Precedent Bias: Why Things Don’t Happen Earlier

Why don’t people act on novel ideas? A lot of it has to do with precedent bias.

Precedent bias has to do with Airbnb, COVID-19, and natural disasters.

It’s important to note that our personal experiences make up an infinitesimal part of what’s happened in the world, but constitute the vast majority of how we think the world works. We’re all biased to our own personal experiences and how our brains process this information.

Understanding precedent bias might help you come up with a business idea. And it can help you understand a lot about society and people.

The case of Airbnb

Today we all know that starting Airbnb was a great idea. Yet, the ingredients needed for it to exist had been around for years before it was created:

  • internet access
  • regulatory ability, and
  • a desire for cheap travel

Why didn’t anyone pull the trigger before? Precedent bias.

Essentially, humans are hardwired to dismiss ideas that miss a precedent.

It’s also why entirely new types of businesses tend to produce the richest people. Take Jeff Bezos (online commerce and cloud computing) and Bill Gates (hardware, software, and later cloud computing), for example.

Of course, a lot of wealth can be created from speculative bubbles, hype, and fraud – like Elon Musk and Tesla or John Law and the Mississippi Company – but isn’t sustainable.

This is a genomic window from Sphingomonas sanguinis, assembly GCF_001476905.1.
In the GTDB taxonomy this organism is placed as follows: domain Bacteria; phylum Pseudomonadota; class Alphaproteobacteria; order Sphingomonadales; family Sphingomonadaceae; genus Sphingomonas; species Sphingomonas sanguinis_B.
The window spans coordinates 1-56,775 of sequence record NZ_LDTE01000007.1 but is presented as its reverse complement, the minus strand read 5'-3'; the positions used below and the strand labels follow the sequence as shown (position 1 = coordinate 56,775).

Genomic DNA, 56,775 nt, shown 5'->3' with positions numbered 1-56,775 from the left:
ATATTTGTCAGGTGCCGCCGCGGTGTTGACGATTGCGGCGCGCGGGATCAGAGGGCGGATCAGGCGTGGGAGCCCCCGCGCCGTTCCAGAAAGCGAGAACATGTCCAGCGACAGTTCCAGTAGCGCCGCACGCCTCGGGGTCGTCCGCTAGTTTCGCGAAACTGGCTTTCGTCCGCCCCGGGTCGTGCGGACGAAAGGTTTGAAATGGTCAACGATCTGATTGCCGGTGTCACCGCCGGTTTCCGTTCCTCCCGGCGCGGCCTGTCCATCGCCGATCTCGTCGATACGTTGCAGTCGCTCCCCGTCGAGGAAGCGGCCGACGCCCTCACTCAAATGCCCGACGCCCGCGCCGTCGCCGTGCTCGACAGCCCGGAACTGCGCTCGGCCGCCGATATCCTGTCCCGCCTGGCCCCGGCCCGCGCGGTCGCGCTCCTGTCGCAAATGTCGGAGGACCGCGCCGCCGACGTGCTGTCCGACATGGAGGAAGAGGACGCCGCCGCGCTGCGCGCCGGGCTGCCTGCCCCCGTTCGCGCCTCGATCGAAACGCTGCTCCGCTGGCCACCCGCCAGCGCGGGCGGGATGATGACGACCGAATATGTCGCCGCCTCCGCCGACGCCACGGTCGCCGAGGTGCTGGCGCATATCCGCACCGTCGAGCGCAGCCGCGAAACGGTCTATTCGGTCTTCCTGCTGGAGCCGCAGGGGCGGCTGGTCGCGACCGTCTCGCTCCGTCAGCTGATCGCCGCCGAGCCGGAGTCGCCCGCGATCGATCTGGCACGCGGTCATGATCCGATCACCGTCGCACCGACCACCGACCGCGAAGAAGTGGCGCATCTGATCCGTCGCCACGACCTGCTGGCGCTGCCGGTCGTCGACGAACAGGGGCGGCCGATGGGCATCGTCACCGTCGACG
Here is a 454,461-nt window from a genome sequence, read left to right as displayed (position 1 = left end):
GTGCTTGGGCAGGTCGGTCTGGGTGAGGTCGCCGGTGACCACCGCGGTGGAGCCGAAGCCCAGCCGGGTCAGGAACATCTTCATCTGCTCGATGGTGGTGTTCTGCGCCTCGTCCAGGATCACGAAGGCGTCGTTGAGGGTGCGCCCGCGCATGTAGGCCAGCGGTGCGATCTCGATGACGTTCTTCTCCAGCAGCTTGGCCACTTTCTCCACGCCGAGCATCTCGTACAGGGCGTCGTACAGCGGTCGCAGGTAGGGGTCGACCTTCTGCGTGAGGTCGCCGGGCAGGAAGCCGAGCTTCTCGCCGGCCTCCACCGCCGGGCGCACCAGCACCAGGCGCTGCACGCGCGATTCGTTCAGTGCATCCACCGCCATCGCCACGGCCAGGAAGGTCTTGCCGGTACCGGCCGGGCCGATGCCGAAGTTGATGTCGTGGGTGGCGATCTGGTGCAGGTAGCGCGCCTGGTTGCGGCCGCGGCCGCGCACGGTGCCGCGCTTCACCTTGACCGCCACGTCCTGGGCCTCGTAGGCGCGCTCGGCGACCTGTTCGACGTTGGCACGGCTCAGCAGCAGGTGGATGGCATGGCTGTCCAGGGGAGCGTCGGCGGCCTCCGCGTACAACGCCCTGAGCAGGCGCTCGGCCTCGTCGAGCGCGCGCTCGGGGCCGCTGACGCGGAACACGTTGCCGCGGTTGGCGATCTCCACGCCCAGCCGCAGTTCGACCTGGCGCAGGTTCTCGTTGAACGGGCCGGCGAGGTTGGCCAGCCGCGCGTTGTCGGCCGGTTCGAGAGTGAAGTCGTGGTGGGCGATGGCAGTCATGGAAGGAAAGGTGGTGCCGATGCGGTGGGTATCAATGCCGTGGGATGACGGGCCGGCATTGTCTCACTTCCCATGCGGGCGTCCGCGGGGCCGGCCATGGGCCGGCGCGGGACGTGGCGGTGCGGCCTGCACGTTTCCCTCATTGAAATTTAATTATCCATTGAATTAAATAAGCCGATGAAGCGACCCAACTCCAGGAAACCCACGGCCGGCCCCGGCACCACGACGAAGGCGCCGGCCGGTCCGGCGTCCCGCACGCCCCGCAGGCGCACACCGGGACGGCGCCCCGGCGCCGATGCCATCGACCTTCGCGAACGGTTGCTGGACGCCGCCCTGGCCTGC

What about COVID-19?

In the early days, nobody would expect the virus would break into a pandemic. The stock market, in January 2020, reacted like it might be similar to SARS in 2003.

But we missed a precedent. And when something lacks precedent, we think it’s not the case to prepare for. Preparing feels like overreacting. It’s embarrassing and hard to justify.

But the countries that had recently fought a similar situation, like South Korea and Singapore with MERS and SARS viruses, reacted quicker.

The idea

Once a precedent is created, accepting the idea gets easier.

If we take every industry, you’ll almost always find examples of companies that apparently did something innovative. Yet, what they did could have been done years before.

Bottom line?

Being aware of the precedent bias helps you identify huge trends that society hasn’t yet accepted, like the internet, cryptocurrencies, or a pandemic.

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